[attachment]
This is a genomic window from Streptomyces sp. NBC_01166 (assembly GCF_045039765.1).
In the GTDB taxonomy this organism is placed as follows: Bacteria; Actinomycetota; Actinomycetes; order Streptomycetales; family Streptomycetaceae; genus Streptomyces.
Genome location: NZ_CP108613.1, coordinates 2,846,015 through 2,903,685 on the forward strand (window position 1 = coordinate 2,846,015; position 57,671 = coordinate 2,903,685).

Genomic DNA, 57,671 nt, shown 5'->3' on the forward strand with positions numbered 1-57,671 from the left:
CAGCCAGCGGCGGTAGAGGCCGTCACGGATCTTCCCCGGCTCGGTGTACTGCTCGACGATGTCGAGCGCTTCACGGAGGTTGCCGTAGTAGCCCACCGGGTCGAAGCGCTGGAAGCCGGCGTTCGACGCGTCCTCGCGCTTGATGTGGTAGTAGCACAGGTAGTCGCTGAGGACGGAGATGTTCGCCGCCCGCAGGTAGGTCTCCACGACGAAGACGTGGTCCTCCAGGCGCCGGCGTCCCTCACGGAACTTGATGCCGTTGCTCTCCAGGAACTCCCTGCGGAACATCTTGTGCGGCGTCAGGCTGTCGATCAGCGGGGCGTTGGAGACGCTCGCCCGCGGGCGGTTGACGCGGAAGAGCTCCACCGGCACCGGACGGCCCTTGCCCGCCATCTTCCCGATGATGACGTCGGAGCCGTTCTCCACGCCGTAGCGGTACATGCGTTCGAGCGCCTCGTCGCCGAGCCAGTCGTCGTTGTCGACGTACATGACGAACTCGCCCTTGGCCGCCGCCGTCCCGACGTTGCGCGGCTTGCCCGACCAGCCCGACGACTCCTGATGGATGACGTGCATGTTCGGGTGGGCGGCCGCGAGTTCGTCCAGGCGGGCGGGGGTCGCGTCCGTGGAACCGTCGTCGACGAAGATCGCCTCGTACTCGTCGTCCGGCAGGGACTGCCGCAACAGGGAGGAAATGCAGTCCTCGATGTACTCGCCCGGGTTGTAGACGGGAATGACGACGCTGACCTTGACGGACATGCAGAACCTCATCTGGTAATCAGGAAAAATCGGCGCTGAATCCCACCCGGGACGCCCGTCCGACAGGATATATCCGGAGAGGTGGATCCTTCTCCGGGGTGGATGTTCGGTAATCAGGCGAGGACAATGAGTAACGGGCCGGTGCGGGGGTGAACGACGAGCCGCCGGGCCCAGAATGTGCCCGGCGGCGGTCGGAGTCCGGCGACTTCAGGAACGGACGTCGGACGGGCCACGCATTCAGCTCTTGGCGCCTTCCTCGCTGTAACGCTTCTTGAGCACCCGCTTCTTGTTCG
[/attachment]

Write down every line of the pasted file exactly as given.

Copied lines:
This is a genomic window from Streptomyces sp. NBC_01166 (assembly GCF_045039765.1).
In the GTDB taxonomy this organism is placed as follows: Bacteria; Actinomycetota; Actinomycetes; order Streptomycetales; family Streptomycetaceae; genus Streptomyces.
Genome location: NZ_CP108613.1, coordinates 2,846,015 through 2,903,685 on the forward strand (window position 1 = coordinate 2,846,015; position 57,671 = coordinate 2,903,685).

Genomic DNA, 57,671 nt, shown 5'->3' on the forward strand with positions numbered 1-57,671 from the left:
CAGCCAGCGGCGGTAGAGGCCGTCACGGATCTTCCCCGGCTCGGTGTACTGCTCGACGATGTCGAGCGCTTCACGGAGGTTGCCGTAGTAGCCCACCGGGTCGAAGCGCTGGAAGCCGGCGTTCGACGCGTCCTCGCGCTTGATGTGGTAGTAGCACAGGTAGTCGCTGAGGACGGAGATGTTCGCCGCCCGCAGGTAGGTCTCCACGACGAAGACGTGGTCCTCCAGGCGCCGGCGTCCCTCACGGAACTTGATGCCGTTGCTCTCCAGGAACTCCCTGCGGAACATCTTGTGCGGCGTCAGGCTGTCGATCAGCGGGGCGTTGGAGACGCTCGCCCGCGGGCGGTTGACGCGGAAGAGCTCCACCGGCACCGGACGGCCCTTGCCCGCCATCTTCCCGATGATGACGTCGGAGCCGTTCTCCACGCCGTAGCGGTACATGCGTTCGAGCGCCTCGTCGCCGAGCCAGTCGTCGTTGTCGACGTACATGACGAACTCGCCCTTGGCCGCCGCCGTCCCGACGTTGCGCGGCTTGCCCGACCAGCCCGACGACTCCTGATGGATGACGTGCATGTTCGGGTGGGCGGCCGCGAGTTCGTCCAGGCGGGCGGGGGTCGCGTCCGTGGAACCGTCGTCGACGAAGATCGCCTCGTACTCGTCGTCCGGCAGGGACTGCCGCAACAGGGAGGAAATGCAGTCCTCGATGTACTCGCCCGGGTTGTAGACGGGAATGACGACGCTGACCTTGACGGACATGCAGAACCTCATCTGGTAATCAGGAAAAATCGGCGCTGAATCCCACCCGGGACGCCCGTCCGACAGGATATATCCGGAGAGGTGGATCCTTCTCCGGGGTGGATGTTCGGTAATCAGGCGAGGACAATGAGTAACGGGCCGGTGCGGGGGTGAACGACGAGCCGCCGGGCCCAGAATGTGCCCGGCGGCGGTCGGAGTCCGGCGACTTCAGGAACGGACGTCGGACGGGCCACGCATTCAGCTCTTGGCGCCTTCCTCGCTGTAACGCTTCTTGAGCACCCGCTTCTTGTTCG